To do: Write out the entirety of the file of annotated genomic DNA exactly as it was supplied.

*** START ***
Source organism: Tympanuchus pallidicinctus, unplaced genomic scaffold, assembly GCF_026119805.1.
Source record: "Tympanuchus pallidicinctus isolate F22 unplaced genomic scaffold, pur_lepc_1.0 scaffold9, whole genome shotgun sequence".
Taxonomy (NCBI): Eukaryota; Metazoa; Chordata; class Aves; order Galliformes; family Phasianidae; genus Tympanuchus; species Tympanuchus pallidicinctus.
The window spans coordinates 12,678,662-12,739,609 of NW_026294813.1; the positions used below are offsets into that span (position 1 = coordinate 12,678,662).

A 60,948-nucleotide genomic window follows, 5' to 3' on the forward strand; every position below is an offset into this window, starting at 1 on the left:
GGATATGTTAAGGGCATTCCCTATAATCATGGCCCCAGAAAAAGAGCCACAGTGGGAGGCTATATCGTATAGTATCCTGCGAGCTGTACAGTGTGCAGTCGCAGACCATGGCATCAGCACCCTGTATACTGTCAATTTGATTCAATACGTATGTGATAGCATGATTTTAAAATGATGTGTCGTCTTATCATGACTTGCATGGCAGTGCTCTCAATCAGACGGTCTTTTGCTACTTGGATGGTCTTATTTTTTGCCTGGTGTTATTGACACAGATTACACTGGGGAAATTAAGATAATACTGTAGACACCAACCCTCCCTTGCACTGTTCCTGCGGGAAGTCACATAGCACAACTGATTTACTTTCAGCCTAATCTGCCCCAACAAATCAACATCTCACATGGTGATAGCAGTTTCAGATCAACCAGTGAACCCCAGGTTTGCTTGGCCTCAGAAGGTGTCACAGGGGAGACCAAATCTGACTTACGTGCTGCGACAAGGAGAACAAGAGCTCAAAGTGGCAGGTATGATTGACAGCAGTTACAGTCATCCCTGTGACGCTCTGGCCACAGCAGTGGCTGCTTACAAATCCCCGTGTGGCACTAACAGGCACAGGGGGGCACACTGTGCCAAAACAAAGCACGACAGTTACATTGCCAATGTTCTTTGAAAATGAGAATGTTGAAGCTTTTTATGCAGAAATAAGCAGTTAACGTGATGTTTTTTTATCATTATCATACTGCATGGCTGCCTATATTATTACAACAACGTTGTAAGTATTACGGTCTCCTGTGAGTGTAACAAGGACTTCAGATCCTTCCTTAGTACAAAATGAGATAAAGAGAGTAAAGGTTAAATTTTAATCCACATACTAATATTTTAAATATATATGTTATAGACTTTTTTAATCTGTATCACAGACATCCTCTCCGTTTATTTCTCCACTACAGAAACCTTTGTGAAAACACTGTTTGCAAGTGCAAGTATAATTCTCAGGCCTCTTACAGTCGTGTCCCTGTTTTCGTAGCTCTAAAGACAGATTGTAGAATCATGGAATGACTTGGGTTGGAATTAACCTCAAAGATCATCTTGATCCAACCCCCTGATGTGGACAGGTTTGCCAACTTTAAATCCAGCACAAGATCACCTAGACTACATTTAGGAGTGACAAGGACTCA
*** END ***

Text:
Source organism: Tympanuchus pallidicinctus, unplaced genomic scaffold, assembly GCF_026119805.1.
Source record: "Tympanuchus pallidicinctus isolate F22 unplaced genomic scaffold, pur_lepc_1.0 scaffold9, whole genome shotgun sequence".
Taxonomy (NCBI): Eukaryota; Metazoa; Chordata; class Aves; order Galliformes; family Phasianidae; genus Tympanuchus; species Tympanuchus pallidicinctus.
The window spans coordinates 12,678,662-12,739,609 of NW_026294813.1; the positions used below are offsets into that span (position 1 = coordinate 12,678,662).

A 60,948-nucleotide genomic window follows, 5' to 3' on the forward strand; every position below is an offset into this window, starting at 1 on the left:
GGATATGTTAAGGGCATTCCCTATAATCATGGCCCCAGAAAAAGAGCCACAGTGGGAGGCTATATCGTATAGTATCCTGCGAGCTGTACAGTGTGCAGTCGCAGACCATGGCATCAGCACCCTGTATACTGTCAATTTGATTCAATACGTATGTGATAGCATGATTTTAAAATGATGTGTCGTCTTATCATGACTTGCATGGCAGTGCTCTCAATCAGACGGTCTTTTGCTACTTGGATGGTCTTATTTTTTGCCTGGTGTTATTGACACAGATTACACTGGGGAAATTAAGATAATACTGTAGACACCAACCCTCCCTTGCACTGTTCCTGCGGGAAGTCACATAGCACAACTGATTTACTTTCAGCCTAATCTGCCCCAACAAATCAACATCTCACATGGTGATAGCAGTTTCAGATCAACCAGTGAACCCCAGGTTTGCTTGGCCTCAGAAGGTGTCACAGGGGAGACCAAATCTGACTTACGTGCTGCGACAAGGAGAACAAGAGCTCAAAGTGGCAGGTATGATTGACAGCAGTTACAGTCATCCCTGTGACGCTCTGGCCACAGCAGTGGCTGCTTACAAATCCCCGTGTGGCACTAACAGGCACAGGGGGGCACACTGTGCCAAAACAAAGCACGACAGTTACATTGCCAATGTTCTTTGAAAATGAGAATGTTGAAGCTTTTTATGCAGAAATAAGCAGTTAACGTGATGTTTTTTTATCATTATCATACTGCATGGCTGCCTATATTATTACAACAACGTTGTAAGTATTACGGTCTCCTGTGAGTGTAACAAGGACTTCAGATCCTTCCTTAGTACAAAATGAGATAAAGAGAGTAAAGGTTAAATTTTAATCCACATACTAATATTTTAAATATATATGTTATAGACTTTTTTAATCTGTATCACAGACATCCTCTCCGTTTATTTCTCCACTACAGAAACCTTTGTGAAAACACTGTTTGCAAGTGCAAGTATAATTCTCAGGCCTCTTACAGTCGTGTCCCTGTTTTCGTAGCTCTAAAGACAGATTGTAGAATCATGGAATGACTTGGGTTGGAATTAACCTCAAAGATCATCTTGATCCAACCCCCTGATGTGGACAGGTTTGCCAACTTTAAATCCAGCACAAGATCACCTAGACTACATTTAGGAGTGACAAGGACTCA